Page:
OLYMPIA – The Washington Senate passed a bill Tuesday that would require police officers to intervene and report when they see another officer use excessive force, part of Democrats’ sweeping police accountability package.
The bill passed on party lines, despite Republican opposition to the bill’s “ambiguity.”
“This is about empowering officers,” Sen. Manka Dhingra, D-Redmond, said during the floor debate. “It’s about making sure that when they intervene, they have the training that allows them to do it well.”
The bill, which heads to the House, requires a peace officer to intervene when they see another officer use excessive force and report another officer’s wrongdoing to the officer’s supervisor. Wrongdoing is defined as “conduct that is harmful or contrary to law or a violation of professional standards or ethical rules,” according to the bill.
If the bill passes the House, the Criminal Justice Training Commission, the Washington Association of Sheriffs and Police Chiefs, and other law enforcement organizations will be required to adopt written policies on the duty to intervene and ensure all officers receive training on it. The Criminal Justice Training Commission has already identified the training course it plans to use and given it to some officers, Dhingra told Senate Ways and Means Committee members.
Republicans had concerns about the language of the law being too broad and introduced amendments that would have further defined certain portions of the bill, and specified which law enforcement officers would be required to intervene.
The amendments would have offered more clarity for police officers, said Sen. Phil Fortunato, R-Auburn.
“What a police officer doesn’t need is ambiguity,” Fortunato said.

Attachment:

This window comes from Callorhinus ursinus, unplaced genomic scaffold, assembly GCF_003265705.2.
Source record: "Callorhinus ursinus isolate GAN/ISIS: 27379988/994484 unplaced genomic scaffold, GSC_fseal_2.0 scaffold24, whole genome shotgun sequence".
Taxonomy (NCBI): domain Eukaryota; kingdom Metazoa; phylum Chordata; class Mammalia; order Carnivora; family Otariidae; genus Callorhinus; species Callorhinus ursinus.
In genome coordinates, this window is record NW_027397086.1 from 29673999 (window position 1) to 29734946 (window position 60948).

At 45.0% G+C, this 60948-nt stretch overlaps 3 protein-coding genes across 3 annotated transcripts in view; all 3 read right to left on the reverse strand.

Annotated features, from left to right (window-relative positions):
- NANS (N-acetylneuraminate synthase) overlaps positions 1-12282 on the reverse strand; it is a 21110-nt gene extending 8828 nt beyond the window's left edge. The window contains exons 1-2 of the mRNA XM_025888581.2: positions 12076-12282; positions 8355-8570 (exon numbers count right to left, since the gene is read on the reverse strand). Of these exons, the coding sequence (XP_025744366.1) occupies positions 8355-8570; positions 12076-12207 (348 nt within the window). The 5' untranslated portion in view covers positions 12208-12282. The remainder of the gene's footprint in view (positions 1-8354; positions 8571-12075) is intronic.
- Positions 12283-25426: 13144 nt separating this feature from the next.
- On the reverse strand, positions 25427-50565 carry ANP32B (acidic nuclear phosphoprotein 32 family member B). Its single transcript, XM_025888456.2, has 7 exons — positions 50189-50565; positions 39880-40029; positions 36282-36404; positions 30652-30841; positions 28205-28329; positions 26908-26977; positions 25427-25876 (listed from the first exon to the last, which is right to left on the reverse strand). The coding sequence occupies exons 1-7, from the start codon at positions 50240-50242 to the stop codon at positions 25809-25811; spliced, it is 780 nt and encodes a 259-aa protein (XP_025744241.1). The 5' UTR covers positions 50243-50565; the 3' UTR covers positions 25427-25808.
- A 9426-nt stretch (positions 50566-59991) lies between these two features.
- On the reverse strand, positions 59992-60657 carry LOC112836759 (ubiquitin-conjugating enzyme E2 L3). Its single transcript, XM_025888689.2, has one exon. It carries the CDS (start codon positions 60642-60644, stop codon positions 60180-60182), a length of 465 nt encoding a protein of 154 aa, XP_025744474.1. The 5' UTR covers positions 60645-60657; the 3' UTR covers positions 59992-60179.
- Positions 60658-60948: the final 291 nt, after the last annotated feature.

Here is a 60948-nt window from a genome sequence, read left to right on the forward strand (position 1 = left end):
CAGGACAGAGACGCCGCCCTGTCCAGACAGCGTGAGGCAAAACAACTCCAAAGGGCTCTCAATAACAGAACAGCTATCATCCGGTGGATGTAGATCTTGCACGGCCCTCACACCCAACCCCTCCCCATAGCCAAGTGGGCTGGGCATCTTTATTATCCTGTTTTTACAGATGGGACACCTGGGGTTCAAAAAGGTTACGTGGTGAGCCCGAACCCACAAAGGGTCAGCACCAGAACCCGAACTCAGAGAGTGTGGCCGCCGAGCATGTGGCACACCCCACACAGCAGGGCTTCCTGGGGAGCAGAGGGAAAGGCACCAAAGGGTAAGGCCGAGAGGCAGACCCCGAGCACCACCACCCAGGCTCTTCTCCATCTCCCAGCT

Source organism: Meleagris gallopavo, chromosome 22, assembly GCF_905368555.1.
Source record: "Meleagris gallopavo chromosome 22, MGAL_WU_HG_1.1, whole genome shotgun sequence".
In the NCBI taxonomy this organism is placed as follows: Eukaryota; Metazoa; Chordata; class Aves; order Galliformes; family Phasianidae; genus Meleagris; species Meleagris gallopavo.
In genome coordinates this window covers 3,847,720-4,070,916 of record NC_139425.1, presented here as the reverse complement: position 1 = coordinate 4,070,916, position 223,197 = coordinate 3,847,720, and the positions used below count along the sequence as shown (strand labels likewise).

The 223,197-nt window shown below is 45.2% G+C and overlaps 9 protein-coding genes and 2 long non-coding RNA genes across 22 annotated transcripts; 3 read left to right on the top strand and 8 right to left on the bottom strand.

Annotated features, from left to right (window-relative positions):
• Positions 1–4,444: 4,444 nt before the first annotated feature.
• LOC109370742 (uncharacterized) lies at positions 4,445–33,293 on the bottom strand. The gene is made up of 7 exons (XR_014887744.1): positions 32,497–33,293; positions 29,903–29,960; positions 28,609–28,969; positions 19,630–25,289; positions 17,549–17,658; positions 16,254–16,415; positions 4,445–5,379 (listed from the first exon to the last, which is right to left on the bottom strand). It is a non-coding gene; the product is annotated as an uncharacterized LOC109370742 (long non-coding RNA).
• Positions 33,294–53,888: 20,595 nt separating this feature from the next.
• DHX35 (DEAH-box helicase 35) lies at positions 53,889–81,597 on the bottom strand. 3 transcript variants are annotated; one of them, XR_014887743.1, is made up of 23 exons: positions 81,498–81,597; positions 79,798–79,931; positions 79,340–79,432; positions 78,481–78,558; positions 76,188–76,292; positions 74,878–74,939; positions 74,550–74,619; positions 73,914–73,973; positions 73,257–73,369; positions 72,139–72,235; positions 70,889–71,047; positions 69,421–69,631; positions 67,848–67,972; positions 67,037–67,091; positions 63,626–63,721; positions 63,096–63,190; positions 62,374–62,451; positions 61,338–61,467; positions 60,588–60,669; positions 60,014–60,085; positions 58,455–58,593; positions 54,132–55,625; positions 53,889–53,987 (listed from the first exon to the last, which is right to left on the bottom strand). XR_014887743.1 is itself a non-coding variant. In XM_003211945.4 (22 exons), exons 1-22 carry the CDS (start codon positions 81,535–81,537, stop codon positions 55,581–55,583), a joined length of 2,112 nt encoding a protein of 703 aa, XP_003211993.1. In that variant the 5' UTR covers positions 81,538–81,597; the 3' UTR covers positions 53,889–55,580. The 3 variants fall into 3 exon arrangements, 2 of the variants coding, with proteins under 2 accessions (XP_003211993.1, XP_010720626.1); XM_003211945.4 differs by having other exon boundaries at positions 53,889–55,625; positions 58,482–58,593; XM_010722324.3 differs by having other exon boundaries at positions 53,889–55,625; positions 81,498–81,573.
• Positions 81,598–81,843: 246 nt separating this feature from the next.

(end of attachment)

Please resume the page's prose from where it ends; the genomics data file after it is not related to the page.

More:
Sen. Mike Padden, R-Spokane Valley, introduced an amendment that would have created a “clear, objective standard” for excessive force in attempt to give better guidance to law enforcement officers.
“Without them, we have anarchy,” Padden said. “That is a concern of mine where we’re headed.”
Ambiguity in the bill was a concern brought forth by law enforcement organizations in committee hearings as well. Representatives from the Washington Association of Sheriffs and Police Chiefs, the Washington Council of Police and Sheriffs and the Washington State Patrol Troopers Association testified in the “other” category. They were in support of creating a consistent statewide policy to intervene but thought some areas needed better definitions.
Sen. Jeff Holy, R-Cheney, said the bill puts everybody at risk and “scares cops.”
“It’s going in the wrong direction,” he said.
Democrats argued in the floor debate that the bill does provide enough guidance for law enforcement officers, and requiring a statewide training system would help alleviate some of the ambiguity.
Dhingra said she has worked with law enforcement agencies on this bill, and it would give good officers the “tools to stop the bad apples.”
Sen. Jamie Pedersen, D-Seattle, said many officers are put in positions where they feel like they can’t do anything to confront another officer. This bill would help fix that, he said.
Supporters say this bill is a step forward, but more needs to be done to fully address the institutional racism in the state.
“One too many times Black people are faced with intense, fast-evolving situations involving law enforcement,” Sakara Remmu, of the Washington Black Lives Matter Alliance, told the Senate Law and Justice Committee last month.
Remmu said it is “absolutely necessary” for officers responding to intervene and stop excessive use of force.
Both chambers will vote on other police reform bills throughout the coming weeks, before the house of origin cutoff on March 9. Other bills involve limiting the use of certain police tactics, such as chokeholds, and giving more transparency and civilian oversight in the police collective bargaining process.
Laurel Demkovich's reporting for The Spokesman-Review is funded in part by Report for America and by members of the Spokane community. This story can be republished by other organizations for free under a Creative Commons license. For more information on this, please contact our newspaper’s managing editor.
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